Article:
• The TV Curve

    Tuesday, August 3rd, 2010

    Cracked, again one of my favorite websites, has an infographic on the rise and fall of TV shows, arguing that they start out shaky in the first season, get better the second, reach a plateau and then start to decline by the sixth.

    This is more accurate than they realize. One thing I used to do was copy episode ratings from and see how the quality of shows changed over time. I love analyzing pointless data — hence the astronomy career. Anyway, the ratings allowed me to look the evolution of TV shows from a biased but consistent point of view. Biased, because they are online ratings and do not necessarily reflect the general audience’s perception. But consistent, because they are the same or similar audiences (and the registration requirement mitigates vote rigging).

    A few things I discovered, based entirely on these ratings:

    First, most TV shows tends to follow a pattern very similar to the one described by Cracked.

    1) At first, the quality is uneven, slowly improving, but with the occasional clunker thrown in.

    2) The show hits its stride and is consistently good.

    3) The clunkers begin to reappear and the quality falls.

    4) The show ends.

    No show, none, exemplifies this pattern better than The X-Files. I started watching in season four, when it was simply outstanding television. The sixth season was still good but the seventh was hurting, the eight was bad and I didn’t even watch the ninth. As the infographic notes, a big problem becomes twisting characters to fit plot … in this case, keeping Mulder and Scully from hopping into the sack because the writers thought it would ruined the show. It would have … but sometimes you got to let characters do what characters are going to do.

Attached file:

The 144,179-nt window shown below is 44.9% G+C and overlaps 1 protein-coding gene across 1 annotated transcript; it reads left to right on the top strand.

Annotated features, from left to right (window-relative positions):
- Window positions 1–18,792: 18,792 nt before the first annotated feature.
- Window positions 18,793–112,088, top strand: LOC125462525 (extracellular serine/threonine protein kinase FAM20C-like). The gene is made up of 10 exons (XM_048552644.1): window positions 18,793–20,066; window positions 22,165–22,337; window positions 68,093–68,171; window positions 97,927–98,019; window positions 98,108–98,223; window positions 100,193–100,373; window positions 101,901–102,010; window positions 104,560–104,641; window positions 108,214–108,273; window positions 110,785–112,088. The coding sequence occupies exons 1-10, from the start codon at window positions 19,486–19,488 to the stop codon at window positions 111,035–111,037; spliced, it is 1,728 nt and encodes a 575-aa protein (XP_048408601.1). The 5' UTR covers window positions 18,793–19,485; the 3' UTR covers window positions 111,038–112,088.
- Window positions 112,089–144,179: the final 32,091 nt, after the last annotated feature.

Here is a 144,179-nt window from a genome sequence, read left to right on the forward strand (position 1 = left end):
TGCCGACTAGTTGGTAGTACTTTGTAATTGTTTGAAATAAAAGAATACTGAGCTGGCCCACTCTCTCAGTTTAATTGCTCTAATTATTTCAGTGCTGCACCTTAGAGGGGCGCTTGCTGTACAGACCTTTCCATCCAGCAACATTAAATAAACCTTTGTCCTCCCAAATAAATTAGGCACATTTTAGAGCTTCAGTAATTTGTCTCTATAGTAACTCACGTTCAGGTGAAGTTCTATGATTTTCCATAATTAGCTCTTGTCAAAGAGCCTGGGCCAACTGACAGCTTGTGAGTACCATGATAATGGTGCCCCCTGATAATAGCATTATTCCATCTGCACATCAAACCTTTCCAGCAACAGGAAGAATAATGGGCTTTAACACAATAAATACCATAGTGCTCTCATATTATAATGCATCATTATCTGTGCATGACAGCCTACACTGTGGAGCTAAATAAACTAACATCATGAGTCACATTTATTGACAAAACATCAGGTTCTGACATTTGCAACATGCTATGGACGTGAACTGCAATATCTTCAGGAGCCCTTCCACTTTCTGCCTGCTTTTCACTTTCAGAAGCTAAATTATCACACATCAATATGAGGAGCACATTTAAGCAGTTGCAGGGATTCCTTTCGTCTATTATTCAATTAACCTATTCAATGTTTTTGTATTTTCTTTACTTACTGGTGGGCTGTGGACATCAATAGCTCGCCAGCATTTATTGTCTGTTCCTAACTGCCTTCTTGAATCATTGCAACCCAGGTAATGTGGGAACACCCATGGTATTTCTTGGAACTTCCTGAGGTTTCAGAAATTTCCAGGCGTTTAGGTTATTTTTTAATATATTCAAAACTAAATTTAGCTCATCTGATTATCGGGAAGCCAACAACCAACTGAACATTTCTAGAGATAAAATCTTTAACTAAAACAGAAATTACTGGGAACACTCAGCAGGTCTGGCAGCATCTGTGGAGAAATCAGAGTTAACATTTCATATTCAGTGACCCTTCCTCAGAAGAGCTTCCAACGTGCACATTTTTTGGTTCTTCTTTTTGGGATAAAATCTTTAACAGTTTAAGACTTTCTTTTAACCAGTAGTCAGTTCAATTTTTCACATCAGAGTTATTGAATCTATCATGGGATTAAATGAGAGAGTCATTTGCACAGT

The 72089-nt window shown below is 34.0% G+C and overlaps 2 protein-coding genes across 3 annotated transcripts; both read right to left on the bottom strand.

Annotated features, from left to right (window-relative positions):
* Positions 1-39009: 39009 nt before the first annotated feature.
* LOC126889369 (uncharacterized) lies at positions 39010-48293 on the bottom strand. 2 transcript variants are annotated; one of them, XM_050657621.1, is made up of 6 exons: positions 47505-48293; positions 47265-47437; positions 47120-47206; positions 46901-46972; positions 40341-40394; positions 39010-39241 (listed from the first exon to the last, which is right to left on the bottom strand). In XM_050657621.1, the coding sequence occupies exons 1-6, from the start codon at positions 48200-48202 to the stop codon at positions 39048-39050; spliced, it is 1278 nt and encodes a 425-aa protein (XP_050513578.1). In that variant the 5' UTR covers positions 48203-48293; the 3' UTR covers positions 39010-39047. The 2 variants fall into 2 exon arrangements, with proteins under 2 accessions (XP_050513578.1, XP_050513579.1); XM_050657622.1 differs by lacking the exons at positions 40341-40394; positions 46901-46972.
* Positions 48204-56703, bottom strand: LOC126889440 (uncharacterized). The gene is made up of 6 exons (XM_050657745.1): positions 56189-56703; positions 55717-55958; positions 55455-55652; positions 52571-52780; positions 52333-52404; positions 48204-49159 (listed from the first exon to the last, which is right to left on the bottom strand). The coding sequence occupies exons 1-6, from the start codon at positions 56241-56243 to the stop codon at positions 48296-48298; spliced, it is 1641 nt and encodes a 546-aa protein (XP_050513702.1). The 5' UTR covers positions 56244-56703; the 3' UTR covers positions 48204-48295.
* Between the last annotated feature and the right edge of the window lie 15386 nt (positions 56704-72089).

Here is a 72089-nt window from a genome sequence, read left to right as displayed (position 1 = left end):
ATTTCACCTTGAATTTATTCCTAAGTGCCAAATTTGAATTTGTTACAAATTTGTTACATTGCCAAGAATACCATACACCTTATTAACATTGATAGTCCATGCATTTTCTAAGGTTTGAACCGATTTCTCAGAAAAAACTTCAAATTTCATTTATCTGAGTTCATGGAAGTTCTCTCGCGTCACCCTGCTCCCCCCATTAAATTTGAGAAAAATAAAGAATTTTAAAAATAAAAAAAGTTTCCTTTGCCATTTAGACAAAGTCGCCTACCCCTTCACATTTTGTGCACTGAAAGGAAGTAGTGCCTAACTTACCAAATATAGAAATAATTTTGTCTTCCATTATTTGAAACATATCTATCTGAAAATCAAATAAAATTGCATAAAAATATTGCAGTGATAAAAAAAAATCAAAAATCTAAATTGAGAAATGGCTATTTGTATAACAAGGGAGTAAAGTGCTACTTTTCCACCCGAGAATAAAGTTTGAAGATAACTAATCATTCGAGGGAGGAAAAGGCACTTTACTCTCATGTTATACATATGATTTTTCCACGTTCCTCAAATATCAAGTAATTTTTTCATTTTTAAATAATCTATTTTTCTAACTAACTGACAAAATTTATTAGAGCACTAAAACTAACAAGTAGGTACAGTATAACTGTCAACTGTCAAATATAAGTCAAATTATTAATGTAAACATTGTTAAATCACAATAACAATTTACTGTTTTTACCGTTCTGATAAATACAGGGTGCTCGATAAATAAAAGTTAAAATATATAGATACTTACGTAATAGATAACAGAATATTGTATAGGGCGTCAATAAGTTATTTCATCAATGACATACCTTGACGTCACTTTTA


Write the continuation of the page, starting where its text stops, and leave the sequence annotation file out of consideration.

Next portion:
Some shows have an accelerated curve. Star Trek hit its stride almost immediately but had a bad third season. I would argue that Friends did the same thing — putting together a couple of great seasons before falling apart and turning its characters into caricatures.

    Other shows end before the decay phase can kick in. Babylon 5 was consistently great after the first half of its first season. It decayed a little bit in the early fifth season but recovered by the end. Fortunately, by ending the series at five seasons and having the plot written in advance, Joe prevented the decay phase. Star Trek the Next Generation also lacked a decay phase, although, in my opinion, it was showing some decisive cracks in its seventh season.

    Doctor Who shows a number of interesting patterns. The ratings jump when it went to color, stay high through the 70’s, peaking in the late-Pertwee, early-Baker eras. The ratings collapse in the Baker II and McCoy era before recovering with a strong season right before the show was cancelled.

    Although I haven’t run the numbers on the latest season, the first four seasons of the new series were rated as high as the classic series, with a slow improvement in both quality and consistency. This improvement is mostly the disappearance of dreck like Love and Monsters.

    So how did Doctor Who avoided the typical pattern of improvement, peak and decline? Or at least stretch it out over 26 years? By constantly turning over actors, directors and producers. Doctor Who was constantly remaking itself — from the educational show of Hartnell to the suspense of Troughton to the action-adventure of Pertwee to the gothic horror of early Baker. In fact, the decline of Doctor Who occurred, quite possibly, because a producer who had reinvigorated the show stayed on too long.

    That’s one of the great things about Russell T. Davies leaving Doctor Who. He did a great job, but his era was showing cracks at the end, with episodes getting more and more outlandish and ridiculous. Fortunately, Matt Smith and Steven Moffat have, to some extent, reinvented the show and we’re looking at another good run.